Claims Analysis Shows High Comorbidities, Care Costs for Patients
People with neuromyelitis optica spectrum disorder (NMOSD) experience a high prevalence of co-existing conditions, or comorbidities, which are associated with much higher healthcare costs, a claims analysis demonstrated.
In particular, pharmacy costs for NMOSD patients with any comorbidity were “significantly higher” than for those with no co-existing conditions: a median of nearly $1,500 annually versus less than $500, the study noted.
The findings underscore the need for effective therapies, particularly for patients with co-occurring autoimmune conditions. They also highlight the importance of better understanding the molecular mechanisms linking NMOSD and other autoimmune diseases, according to researchers.
“Patients with NMOSD experience significant disease burden and cost that are amplified by comorbidities. Effective therapies are needed,” the researchers wrote, adding that “the consequences of autoimmune comorbidities in NMOSD are financially, emotionally and physically profound.”
The study, “Burden and cost of comorbidities in patients with neuromyelitis optica spectrum disorder,” was published in the Journal of Neurological Sciences.
NMOSD has been linked with a greater incidence of other health conditions, from autoimmune diseases such as lupus and Sjögren’s syndrome, to non-autoimmune disorders like diabetes, high blood pressure, and cardiovascular disease.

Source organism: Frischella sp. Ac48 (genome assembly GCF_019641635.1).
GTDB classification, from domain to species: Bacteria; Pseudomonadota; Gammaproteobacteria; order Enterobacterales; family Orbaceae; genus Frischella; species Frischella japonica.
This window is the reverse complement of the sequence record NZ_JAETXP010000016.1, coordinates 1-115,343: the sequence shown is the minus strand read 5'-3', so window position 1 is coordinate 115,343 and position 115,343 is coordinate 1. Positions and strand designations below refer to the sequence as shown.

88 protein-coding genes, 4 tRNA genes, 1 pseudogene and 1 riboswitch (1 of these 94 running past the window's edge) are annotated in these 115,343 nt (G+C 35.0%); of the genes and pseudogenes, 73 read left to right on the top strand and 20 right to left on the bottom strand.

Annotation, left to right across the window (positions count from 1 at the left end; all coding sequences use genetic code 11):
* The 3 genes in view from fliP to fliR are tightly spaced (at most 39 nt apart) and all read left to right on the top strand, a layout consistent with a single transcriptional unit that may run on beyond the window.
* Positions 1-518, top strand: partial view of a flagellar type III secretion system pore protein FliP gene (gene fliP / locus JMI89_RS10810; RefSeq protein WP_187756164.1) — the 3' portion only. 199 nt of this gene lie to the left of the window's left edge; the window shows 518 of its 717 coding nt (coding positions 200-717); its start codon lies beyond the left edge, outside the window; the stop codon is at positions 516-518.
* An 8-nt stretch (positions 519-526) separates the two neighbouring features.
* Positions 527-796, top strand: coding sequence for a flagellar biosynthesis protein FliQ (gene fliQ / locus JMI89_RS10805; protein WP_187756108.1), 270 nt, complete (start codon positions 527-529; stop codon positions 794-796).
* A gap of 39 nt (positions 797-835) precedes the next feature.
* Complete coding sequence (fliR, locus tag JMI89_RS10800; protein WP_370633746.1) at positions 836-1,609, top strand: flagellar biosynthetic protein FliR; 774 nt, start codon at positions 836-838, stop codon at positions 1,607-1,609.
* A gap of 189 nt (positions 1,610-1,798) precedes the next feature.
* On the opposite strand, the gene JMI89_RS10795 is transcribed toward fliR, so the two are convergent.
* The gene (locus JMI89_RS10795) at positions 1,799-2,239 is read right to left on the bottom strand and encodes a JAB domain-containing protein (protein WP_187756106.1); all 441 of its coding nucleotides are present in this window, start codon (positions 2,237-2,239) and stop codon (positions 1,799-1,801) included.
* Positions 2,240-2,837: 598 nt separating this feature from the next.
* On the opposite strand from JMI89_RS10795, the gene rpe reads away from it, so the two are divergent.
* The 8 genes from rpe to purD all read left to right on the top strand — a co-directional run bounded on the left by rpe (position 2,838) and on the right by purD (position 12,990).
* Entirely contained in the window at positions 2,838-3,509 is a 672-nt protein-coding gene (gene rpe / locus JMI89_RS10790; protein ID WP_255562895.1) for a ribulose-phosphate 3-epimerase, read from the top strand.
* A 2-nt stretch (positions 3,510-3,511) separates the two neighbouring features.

However, studies exploring the incidence and prevalence of these comorbid or co-existing conditions, and the additional associated costs, are limited.
To address that, scientists based at Genentech (a Roche subsidiary) — the company that markets the approved NMOSD therapy Enspryng (satralizumab) in the U.S. — examined claims data from NMOSD included in the IBM MarketScan Commercial and Medicare Supplemental Databases from 2014 to 2018.
A total of 162 patients were included in the claims analysis. As controls, a group of 810 non-NMOSD patients, matched to NMOSD patients based on age, sex, geographic location, insurance type, and continuous enrollment period, also was examined. The participants’ ages ranged from 33 to 58 years, with a median age of 45, and the majority (73.5%) were women.
Overall, co-existing medical conditions were significantly more frequent in the NMOSD group (66.7%) than in non-NMOSD patients (41.5%). The most common were high blood pressure and cardiovascular disease.
The Charlson Comorbidity Index (CCI) — a method to predict 10-year survival in patients with multiple comorbidities — was assessed during an initial six-month period before the NMOSD diagnosis (baseline) and after 12 months or one year of follow-up. NMOSD patients had significantly higher mean CCI scores than matched controls, both at baseline (0.96 vs. 0.34) and at follow-up (1.62 vs. 0.52).
The cost of medicines was significantly higher for people with NMOSD with any comorbidity compared with NMOSD patients without a comorbidity — a median of $1,489.75 versus $422.04. There also were higher inpatient, outpatient, and total costs trends with NMOSD, the claims analysis showed.